Thirty years ago, the first silica sand mine in Scott County opened along the west side of Highway 169 between Jordan and Shakopee. That mine closed ten years later, due to slow market conditions. Over the years, silica sand has been used to manufacture glass, for sand blasting, and other assorted applications. However, recent increases in crude oil production and rising natural gas prices have created increasing use of silica sand in a process called hydraulic fracturing - also known as “fracking” - which increases the yield of oil and natural gas from deep shale formations. Sand Mining Proposals
There are currently two proposals to mine frack sand being considered within Scott County. One, Great Plains Sands, is located at the site of the previous silica mine described above; the other, Merriam Junction Sands, is in an area of previous limestone mining operations just south of Highway 41 and west of Highway 169. Together, these mining proposals would encompass around 1200 acres. The smaller proposed site (Great Plains Sands), which is located at the site of the previously closed silica mine, is in the process of completing an Environmental Assessment Worksheet (EAW) and is expected to start the County’s permitting process later this spring. The larger site, Merriam Junction Sands, is just beginning preparation of an Environmental Impact Statement (EIS).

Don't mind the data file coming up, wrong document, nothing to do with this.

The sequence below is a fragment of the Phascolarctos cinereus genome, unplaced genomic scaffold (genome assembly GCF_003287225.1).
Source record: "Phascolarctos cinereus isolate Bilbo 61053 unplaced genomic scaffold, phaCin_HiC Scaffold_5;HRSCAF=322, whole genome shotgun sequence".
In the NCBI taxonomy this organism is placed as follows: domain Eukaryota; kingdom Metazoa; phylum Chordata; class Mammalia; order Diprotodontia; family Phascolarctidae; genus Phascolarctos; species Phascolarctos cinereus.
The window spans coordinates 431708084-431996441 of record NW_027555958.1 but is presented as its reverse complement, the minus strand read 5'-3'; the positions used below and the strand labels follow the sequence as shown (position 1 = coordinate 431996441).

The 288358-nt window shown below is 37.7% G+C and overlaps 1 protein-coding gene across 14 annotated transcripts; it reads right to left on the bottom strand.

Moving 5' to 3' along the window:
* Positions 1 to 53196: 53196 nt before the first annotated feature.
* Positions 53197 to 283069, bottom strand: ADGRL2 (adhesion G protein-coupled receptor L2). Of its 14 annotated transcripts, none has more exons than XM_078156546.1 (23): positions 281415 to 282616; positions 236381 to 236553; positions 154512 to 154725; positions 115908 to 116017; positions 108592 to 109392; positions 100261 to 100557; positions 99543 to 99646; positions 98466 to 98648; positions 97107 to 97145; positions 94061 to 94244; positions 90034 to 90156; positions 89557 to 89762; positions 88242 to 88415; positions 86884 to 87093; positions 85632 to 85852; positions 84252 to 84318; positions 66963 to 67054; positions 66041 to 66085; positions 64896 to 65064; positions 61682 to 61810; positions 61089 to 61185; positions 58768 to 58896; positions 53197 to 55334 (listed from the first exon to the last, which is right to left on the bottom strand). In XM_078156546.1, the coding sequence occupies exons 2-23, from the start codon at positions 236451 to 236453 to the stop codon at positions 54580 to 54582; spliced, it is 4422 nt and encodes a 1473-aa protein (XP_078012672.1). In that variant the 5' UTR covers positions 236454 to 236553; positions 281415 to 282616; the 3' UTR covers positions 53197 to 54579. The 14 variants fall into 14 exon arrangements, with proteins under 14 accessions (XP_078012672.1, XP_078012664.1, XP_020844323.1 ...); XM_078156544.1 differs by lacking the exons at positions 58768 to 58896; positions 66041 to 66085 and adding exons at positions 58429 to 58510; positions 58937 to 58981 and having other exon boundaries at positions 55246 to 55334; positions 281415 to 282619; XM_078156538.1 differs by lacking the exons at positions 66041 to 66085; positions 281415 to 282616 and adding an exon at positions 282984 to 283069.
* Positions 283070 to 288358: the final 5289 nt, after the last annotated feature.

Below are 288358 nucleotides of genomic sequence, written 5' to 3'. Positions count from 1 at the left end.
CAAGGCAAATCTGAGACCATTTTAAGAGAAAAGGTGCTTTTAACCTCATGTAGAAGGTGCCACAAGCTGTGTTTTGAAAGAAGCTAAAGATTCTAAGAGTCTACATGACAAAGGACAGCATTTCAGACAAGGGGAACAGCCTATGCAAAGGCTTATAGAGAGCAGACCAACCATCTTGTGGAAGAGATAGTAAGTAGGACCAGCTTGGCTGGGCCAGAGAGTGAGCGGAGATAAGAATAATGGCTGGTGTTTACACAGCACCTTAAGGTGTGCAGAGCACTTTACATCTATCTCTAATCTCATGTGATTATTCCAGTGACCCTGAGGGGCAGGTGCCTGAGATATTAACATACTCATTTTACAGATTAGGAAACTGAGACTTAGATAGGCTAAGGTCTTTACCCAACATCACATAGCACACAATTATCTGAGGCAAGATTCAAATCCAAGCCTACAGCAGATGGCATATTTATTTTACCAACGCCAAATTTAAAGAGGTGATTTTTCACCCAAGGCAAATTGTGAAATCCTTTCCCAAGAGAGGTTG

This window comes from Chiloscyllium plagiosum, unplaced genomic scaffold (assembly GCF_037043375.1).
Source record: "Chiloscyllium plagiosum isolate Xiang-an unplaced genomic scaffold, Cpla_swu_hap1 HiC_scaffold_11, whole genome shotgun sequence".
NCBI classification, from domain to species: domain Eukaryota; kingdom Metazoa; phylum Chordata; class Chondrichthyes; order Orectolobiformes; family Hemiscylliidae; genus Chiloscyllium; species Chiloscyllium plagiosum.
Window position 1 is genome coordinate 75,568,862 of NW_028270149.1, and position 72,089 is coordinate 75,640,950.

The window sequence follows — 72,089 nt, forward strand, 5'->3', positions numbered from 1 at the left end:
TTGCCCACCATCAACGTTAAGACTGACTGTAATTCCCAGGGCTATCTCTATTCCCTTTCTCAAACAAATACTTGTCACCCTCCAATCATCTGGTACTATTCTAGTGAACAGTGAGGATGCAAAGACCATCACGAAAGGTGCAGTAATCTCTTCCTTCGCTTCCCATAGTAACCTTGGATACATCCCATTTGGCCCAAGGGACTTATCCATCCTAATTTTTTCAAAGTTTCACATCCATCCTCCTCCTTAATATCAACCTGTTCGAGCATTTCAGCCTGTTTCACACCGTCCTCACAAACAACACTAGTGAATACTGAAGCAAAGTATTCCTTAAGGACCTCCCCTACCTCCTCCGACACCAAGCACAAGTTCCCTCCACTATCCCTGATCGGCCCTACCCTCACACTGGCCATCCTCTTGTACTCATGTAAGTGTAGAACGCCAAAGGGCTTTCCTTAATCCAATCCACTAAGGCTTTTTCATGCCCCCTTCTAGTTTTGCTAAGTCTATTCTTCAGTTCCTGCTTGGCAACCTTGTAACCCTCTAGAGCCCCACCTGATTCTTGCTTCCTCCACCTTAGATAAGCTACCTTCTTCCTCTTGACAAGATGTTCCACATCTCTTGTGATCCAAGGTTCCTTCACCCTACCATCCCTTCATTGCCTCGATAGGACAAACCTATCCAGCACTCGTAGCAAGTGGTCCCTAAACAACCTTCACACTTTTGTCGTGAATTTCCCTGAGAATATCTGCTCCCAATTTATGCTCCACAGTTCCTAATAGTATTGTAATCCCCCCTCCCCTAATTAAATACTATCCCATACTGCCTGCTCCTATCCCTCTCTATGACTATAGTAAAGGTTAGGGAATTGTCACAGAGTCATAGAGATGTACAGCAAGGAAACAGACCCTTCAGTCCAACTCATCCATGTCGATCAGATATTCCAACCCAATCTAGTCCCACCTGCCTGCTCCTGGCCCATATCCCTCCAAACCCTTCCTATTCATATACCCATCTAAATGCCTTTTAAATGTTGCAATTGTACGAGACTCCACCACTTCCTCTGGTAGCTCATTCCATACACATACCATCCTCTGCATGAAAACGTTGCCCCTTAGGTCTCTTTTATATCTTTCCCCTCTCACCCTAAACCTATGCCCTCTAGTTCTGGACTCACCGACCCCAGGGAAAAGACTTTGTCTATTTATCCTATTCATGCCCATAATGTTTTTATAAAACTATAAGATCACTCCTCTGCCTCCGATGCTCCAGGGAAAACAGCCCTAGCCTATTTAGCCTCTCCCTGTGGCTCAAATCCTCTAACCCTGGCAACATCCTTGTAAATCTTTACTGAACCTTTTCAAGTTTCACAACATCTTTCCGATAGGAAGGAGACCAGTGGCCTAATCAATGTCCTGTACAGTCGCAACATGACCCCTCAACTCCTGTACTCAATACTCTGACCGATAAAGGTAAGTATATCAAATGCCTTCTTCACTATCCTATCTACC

There will be an EIS scoping meeting held on March 13th in the Scott County Board Room at 9:30 a.m. to gather public comments on issues that will be considered within the Merriam Junction EIS.
The adequacy decision for the EAW for the Great Plains Sands EAW will be March 13th at the regularly scheduled County Board meeting.